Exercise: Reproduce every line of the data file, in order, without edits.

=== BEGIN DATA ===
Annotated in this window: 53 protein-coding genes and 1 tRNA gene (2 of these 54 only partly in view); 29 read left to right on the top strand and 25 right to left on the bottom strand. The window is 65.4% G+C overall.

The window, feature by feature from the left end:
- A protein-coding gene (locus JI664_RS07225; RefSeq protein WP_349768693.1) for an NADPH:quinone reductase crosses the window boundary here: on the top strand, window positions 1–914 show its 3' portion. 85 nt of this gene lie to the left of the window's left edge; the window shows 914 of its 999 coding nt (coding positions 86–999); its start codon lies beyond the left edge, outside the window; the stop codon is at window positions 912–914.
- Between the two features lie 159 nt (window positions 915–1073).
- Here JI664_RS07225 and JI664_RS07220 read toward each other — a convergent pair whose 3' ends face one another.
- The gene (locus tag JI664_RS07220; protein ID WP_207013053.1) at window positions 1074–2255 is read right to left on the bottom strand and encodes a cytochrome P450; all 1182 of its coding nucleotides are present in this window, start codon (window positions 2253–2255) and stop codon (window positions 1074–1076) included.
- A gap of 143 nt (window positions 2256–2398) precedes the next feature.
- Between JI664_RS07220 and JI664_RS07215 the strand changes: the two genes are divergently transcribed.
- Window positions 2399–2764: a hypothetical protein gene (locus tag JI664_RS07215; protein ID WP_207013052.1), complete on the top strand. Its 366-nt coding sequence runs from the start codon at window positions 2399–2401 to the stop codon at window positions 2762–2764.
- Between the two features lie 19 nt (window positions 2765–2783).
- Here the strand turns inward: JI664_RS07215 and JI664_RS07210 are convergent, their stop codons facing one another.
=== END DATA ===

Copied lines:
Annotated in this window: 53 protein-coding genes and 1 tRNA gene (2 of these 54 only partly in view); 29 read left to right on the top strand and 25 right to left on the bottom strand. The window is 65.4% G+C overall.

The window, feature by feature from the left end:
- A protein-coding gene (locus JI664_RS07225; RefSeq protein WP_349768693.1) for an NADPH:quinone reductase crosses the window boundary here: on the top strand, window positions 1–914 show its 3' portion. 85 nt of this gene lie to the left of the window's left edge; the window shows 914 of its 999 coding nt (coding positions 86–999); its start codon lies beyond the left edge, outside the window; the stop codon is at window positions 912–914.
- Between the two features lie 159 nt (window positions 915–1073).
- Here JI664_RS07225 and JI664_RS07220 read toward each other — a convergent pair whose 3' ends face one another.
- The gene (locus tag JI664_RS07220; protein ID WP_207013053.1) at window positions 1074–2255 is read right to left on the bottom strand and encodes a cytochrome P450; all 1182 of its coding nucleotides are present in this window, start codon (window positions 2253–2255) and stop codon (window positions 1074–1076) included.
- A gap of 143 nt (window positions 2256–2398) precedes the next feature.
- Between JI664_RS07220 and JI664_RS07215 the strand changes: the two genes are divergently transcribed.
- Window positions 2399–2764: a hypothetical protein gene (locus tag JI664_RS07215; protein ID WP_207013052.1), complete on the top strand. Its 366-nt coding sequence runs from the start codon at window positions 2399–2401 to the stop codon at window positions 2762–2764.
- Between the two features lie 19 nt (window positions 2765–2783).
- Here the strand turns inward: JI664_RS07215 and JI664_RS07210 are convergent, their stop codons facing one another.